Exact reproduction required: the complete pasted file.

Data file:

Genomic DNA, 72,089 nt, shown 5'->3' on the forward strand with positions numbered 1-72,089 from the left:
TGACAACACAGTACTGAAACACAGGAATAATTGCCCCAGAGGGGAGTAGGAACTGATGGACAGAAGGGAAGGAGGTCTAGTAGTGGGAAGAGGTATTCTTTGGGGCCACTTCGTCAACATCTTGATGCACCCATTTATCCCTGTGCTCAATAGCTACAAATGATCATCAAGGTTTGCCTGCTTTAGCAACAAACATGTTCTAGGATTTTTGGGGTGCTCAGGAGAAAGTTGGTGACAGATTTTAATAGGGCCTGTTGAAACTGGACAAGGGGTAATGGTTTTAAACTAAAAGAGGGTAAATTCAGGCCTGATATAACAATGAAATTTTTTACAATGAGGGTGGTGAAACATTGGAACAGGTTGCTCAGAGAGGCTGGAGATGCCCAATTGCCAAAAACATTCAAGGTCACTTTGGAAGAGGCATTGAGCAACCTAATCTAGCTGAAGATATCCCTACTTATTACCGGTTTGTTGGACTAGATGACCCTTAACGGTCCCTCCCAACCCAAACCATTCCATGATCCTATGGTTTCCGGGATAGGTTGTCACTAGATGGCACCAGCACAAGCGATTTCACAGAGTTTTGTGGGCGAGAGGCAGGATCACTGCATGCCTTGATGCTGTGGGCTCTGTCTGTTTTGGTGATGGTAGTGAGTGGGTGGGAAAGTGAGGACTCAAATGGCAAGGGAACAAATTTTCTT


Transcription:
Genomic DNA, 72,089 nt, shown 5'->3' on the forward strand with positions numbered 1-72,089 from the left:
TGACAACACAGTACTGAAACACAGGAATAATTGCCCCAGAGGGGAGTAGGAACTGATGGACAGAAGGGAAGGAGGTCTAGTAGTGGGAAGAGGTATTCTTTGGGGCCACTTCGTCAACATCTTGATGCACCCATTTATCCCTGTGCTCAATAGCTACAAATGATCATCAAGGTTTGCCTGCTTTAGCAACAAACATGTTCTAGGATTTTTGGGGTGCTCAGGAGAAAGTTGGTGACAGATTTTAATAGGGCCTGTTGAAACTGGACAAGGGGTAATGGTTTTAAACTAAAAGAGGGTAAATTCAGGCCTGATATAACAATGAAATTTTTTACAATGAGGGTGGTGAAACATTGGAACAGGTTGCTCAGAGAGGCTGGAGATGCCCAATTGCCAAAAACATTCAAGGTCACTTTGGAAGAGGCATTGAGCAACCTAATCTAGCTGAAGATATCCCTACTTATTACCGGTTTGTTGGACTAGATGACCCTTAACGGTCCCTCCCAACCCAAACCATTCCATGATCCTATGGTTTCCGGGATAGGTTGTCACTAGATGGCACCAGCACAAGCGATTTCACAGAGTTTTGTGGGCGAGAGGCAGGATCACTGCATGCCTTGATGCTGTGGGCTCTGTCTGTTTTGGTGATGGTAGTGAGTGGGTGGGAAAGTGAGGACTCAAATGGCAAGGGAACAAATTTTCTT